Views diverge on whether Foley will face charges
Is former U.S. Rep. Mark Foley's explicit e-mail talk with teenage boys a crime?
It's a question many are asking, with many possible answers.
The Palm Beach Post reported today that:
Tawdry text alone may be offensive but not illegal, attorneys and federal investigators have said. But what it led to or might lead to — including search warrants and further probing — is a tale still untold.
Foley's attorney, David Roth, said Tuesday that Foley accepts responsibility for the "totally inappropriate" e-mails and instant messages, but denies any actual contact with the teens.
"He reiterates unequivocally that he has never had sexual contact with a minor," Roth said.
If Foley never had sex with the boys, his case is in uncertain legal territory, said Ken Lanning, a retired FBI agent who served as one of the agency's leading experts on child exploitation.
"There are going to be some issues here in the gray area," Lanning said. "You may find this behavior repulsive, offensive or immoral. Whether it's a violation of law will be based on a precise reading of the law."
One accomplished Miami defense attorney, though, pointed to a federal law commonly known as the "enticement statute." The law punishes a person who knowingly "persuades, induces, entices or coerces" anyone under 18 to engage in criminal sexual activity or even attempts to do so.
Foley voted in 2003 to enhance the penalties for the crime. The sentence now is a minimum of five years and a maximum of 30 years in prison.
Attorney Douglas Williams read the law and read Foley's messages, which referred to masturbation among other things.
"I would say that a reasonable, conservative government lawyer would not be out of bounds or risk-taking if he or she indicted based upon what I read," Williams said.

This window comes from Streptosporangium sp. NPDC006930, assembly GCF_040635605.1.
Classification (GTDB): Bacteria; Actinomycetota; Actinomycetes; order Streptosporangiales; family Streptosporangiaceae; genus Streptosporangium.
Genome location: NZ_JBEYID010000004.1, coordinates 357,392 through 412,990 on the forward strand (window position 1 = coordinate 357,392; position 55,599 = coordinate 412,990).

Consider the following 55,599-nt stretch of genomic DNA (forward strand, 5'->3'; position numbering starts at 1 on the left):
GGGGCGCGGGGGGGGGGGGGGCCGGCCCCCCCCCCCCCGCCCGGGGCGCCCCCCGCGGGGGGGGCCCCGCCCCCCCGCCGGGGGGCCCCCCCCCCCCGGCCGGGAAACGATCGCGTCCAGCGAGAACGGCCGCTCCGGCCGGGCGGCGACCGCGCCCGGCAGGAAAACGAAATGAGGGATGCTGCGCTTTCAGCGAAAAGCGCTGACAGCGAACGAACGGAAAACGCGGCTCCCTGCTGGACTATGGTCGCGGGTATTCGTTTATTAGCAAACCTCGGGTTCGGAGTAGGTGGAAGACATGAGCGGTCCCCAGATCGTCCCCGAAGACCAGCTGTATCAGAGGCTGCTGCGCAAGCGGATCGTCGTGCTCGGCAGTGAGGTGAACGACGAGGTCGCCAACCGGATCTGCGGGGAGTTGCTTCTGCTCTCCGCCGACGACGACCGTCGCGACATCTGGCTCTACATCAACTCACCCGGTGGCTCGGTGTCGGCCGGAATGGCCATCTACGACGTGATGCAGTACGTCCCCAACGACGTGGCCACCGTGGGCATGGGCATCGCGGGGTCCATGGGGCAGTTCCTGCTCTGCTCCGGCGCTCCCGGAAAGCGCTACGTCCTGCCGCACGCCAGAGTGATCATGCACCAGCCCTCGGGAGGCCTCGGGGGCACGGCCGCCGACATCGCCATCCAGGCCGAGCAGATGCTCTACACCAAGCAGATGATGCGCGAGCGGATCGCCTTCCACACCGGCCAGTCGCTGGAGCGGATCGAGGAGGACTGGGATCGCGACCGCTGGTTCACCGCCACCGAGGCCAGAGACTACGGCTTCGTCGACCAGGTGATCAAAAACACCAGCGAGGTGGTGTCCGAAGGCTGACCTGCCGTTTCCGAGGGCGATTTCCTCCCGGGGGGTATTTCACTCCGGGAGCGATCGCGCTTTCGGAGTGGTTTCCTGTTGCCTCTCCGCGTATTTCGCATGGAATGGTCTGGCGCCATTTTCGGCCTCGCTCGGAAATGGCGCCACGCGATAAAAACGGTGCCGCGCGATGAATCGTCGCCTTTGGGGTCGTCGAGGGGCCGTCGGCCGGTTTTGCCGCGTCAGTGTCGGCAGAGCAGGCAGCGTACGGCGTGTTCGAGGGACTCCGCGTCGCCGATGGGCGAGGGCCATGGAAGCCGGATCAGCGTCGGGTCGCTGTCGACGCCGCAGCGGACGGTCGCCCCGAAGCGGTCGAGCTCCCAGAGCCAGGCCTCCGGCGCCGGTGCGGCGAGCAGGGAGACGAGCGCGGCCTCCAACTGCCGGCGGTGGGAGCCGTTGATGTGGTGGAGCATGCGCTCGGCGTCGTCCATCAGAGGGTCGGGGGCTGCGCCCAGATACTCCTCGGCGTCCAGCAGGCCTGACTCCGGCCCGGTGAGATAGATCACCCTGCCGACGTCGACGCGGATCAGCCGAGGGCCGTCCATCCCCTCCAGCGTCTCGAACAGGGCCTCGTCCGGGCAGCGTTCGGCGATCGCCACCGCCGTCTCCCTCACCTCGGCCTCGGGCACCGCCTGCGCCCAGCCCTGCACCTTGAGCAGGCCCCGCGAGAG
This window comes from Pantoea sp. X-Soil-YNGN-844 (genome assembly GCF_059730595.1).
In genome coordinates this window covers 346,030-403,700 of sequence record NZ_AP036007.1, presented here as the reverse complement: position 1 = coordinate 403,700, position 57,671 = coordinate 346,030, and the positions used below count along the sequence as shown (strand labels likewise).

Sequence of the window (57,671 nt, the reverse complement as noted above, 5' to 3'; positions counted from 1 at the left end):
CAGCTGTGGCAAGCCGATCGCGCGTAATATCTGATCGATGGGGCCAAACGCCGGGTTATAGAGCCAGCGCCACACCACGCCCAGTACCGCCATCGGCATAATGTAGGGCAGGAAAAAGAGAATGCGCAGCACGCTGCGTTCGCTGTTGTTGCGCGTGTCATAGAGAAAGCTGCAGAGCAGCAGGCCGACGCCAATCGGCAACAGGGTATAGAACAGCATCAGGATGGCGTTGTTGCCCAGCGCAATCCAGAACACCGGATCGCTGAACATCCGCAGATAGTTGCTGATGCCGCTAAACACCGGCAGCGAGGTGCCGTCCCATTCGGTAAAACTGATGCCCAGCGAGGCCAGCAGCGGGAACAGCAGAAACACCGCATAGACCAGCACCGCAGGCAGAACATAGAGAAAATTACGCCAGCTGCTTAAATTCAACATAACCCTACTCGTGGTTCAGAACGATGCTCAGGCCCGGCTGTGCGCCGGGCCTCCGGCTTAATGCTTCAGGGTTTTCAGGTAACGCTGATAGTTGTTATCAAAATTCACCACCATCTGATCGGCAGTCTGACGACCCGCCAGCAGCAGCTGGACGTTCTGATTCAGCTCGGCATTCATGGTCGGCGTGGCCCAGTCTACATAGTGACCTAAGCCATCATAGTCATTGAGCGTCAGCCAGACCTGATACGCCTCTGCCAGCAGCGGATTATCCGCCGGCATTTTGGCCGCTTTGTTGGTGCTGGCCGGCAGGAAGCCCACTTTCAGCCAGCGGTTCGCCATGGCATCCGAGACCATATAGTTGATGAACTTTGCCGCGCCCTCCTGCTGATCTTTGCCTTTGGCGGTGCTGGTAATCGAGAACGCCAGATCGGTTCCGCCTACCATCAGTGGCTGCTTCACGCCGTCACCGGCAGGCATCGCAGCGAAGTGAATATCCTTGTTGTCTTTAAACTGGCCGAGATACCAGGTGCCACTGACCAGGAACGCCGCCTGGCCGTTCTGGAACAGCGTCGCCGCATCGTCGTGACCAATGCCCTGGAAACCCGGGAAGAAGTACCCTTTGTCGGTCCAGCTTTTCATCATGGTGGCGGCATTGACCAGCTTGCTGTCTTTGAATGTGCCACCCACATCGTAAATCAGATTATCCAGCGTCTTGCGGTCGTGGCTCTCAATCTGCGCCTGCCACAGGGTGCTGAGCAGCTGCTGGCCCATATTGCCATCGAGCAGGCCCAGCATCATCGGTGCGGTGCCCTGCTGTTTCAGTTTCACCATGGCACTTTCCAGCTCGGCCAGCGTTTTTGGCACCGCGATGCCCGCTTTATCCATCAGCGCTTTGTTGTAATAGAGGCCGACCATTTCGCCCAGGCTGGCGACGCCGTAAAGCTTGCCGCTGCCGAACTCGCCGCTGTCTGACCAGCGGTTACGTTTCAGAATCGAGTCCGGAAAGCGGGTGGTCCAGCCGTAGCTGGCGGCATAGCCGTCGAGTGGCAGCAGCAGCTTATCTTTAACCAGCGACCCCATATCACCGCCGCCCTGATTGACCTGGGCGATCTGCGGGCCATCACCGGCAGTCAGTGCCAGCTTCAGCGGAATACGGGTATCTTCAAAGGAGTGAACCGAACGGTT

It would be a battle of titans, though.
"We are at a place where politics and law enforcement are about to have a collision as violent as a bull rhino and rogue elephant," Williams said.
Attorney Mark Johnson of Stuart, a former 15-year federal prosecutor, also thought of that federal enticement law as he read the Foley messages revealed to date. "In those e-mails, he certainly tiptoes dangerously close to the line," Johnson said.
Both the Florida Department of Law Enforcement and the FBI have acknowledged conducting "preliminary investigations" of Foley's conduct, although FDLE Commissioner Gerald Bailey said the FBI has begun the process of seizing computers from Foley's homes and offices, the St. Petersburg Times reported Wednesday. Several news outlets also reported that the Justice Department ordered House officials to preserve records of Foley's electronic correspondence with teenagers.
FDLE spokesman Tom Berlinger would not confirm or comment on warrants or seizures of Foley's computers. Berlinger said it was a "truly preliminary inquiry" to see if any Florida laws had been broken.
Berlinger cited a chapter of child-abuse law that deals with sexual performance of children, some crimes of which are punishable by up to 30 years in prison.
"The question is, what is a prosecutor willing to prosecute?" Berlinger said. "You know that one man's lurid is another man's church-going stuff."
The Internet transcripts released by ABC News look like the conversations police often use in Internet sex stings. In those cases, however, the sex talk leads to an arrest when adults arrive for real sexual encounters.
Locally, a priest, a rabbi, a prosecutor and a number of married men have been arrested after showing up to meet people they thought were teens.
Graphic talk alone is rarely enough, said Joseph Dooley, a former agent who helped set up New England's first FBI unit targeting Internet predators. Many adults engage in explicit chats with undercover agents but never show up for the scheduled meetings, he said.
The complete story may be found here: